The speculation surrounding O.J. Simpson has never stopped since the night his ex-wife, Nicole Brown Simpson, and Ron Goldman were tragically murdered 13 years ago. Millions watched O.J.'s infamous white Bronco chase on TV. The murder trial, which lasted 10 months, is often called the trial of the century and was the most watched in history. This January, Simpson stirred the controversy again by attempting to publish a book called, If I Did It. Is the book his confession, or is it truly just a hypothetical account?



Controversy in Black and White
O.J. Simpson says his book is a work of fiction, but the family of Ron Goldman believes If I Did It is his confession. Now, as the Goldmans take on publishing the tome, they also take on the controversy.

Are they justified in taking the profits away from the man they believe to have murdered their son?



From Witness to Author
Meet the ghostwriter of If I Did It, Pablo Fenjves, who sat across the table from O.J. and listened as the former football star told him how it would have happened – if he had been the killer. Join Pablo as he goes back to the crime scene and reveals compelling details from his conversations with Simpson.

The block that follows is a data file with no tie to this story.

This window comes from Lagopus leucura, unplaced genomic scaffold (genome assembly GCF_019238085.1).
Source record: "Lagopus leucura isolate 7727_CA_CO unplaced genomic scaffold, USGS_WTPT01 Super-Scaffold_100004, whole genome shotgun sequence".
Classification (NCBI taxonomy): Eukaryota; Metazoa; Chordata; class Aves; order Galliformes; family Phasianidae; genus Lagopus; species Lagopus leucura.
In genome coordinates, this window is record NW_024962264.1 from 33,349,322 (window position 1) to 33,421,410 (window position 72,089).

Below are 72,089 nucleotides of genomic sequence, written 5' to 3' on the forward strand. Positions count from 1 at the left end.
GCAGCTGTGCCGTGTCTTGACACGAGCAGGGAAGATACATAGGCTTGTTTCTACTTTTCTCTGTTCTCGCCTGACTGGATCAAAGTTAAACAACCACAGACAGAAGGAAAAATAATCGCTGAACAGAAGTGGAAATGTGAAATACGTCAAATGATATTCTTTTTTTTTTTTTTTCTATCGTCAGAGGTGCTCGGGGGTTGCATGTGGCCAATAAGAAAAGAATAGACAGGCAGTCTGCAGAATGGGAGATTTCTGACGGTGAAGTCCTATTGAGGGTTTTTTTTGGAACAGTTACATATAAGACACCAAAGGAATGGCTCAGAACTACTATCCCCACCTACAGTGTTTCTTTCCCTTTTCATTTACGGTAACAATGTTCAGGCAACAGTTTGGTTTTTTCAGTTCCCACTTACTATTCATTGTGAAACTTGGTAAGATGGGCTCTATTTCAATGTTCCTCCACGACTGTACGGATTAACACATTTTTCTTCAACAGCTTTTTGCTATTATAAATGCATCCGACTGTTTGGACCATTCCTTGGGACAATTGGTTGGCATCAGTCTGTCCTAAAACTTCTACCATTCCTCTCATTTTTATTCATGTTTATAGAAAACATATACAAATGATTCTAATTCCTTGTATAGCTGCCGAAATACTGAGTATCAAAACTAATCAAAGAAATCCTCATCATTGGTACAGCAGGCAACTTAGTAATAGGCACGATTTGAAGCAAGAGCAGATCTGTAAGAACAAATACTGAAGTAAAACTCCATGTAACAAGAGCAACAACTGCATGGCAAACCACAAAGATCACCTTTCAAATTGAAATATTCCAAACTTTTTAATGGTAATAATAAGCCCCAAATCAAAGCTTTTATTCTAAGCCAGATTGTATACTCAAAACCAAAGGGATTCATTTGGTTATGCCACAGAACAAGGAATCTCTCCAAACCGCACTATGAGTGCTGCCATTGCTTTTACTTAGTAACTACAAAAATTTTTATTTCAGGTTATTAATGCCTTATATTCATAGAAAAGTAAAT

"He wasn't at all aware of how incriminating this project was."



Inside the Book
The Goldman's reveal passages from the book, including those they wrote themselves. Learn their reactions to hearing the details of what they believe were Ron's final moments. Plus, Pablo reveals the horrible message he thinks O.J. intends to send with the book.


"I'm not going there."



Vegas Justice
The Goldmans may get their wish, seeing O.J. behind bars, not for the murder of their family member, Ron, but because of his recent run-in with the law in Las Vegas.



Will the Goldmans get what they've pursued for over a decade?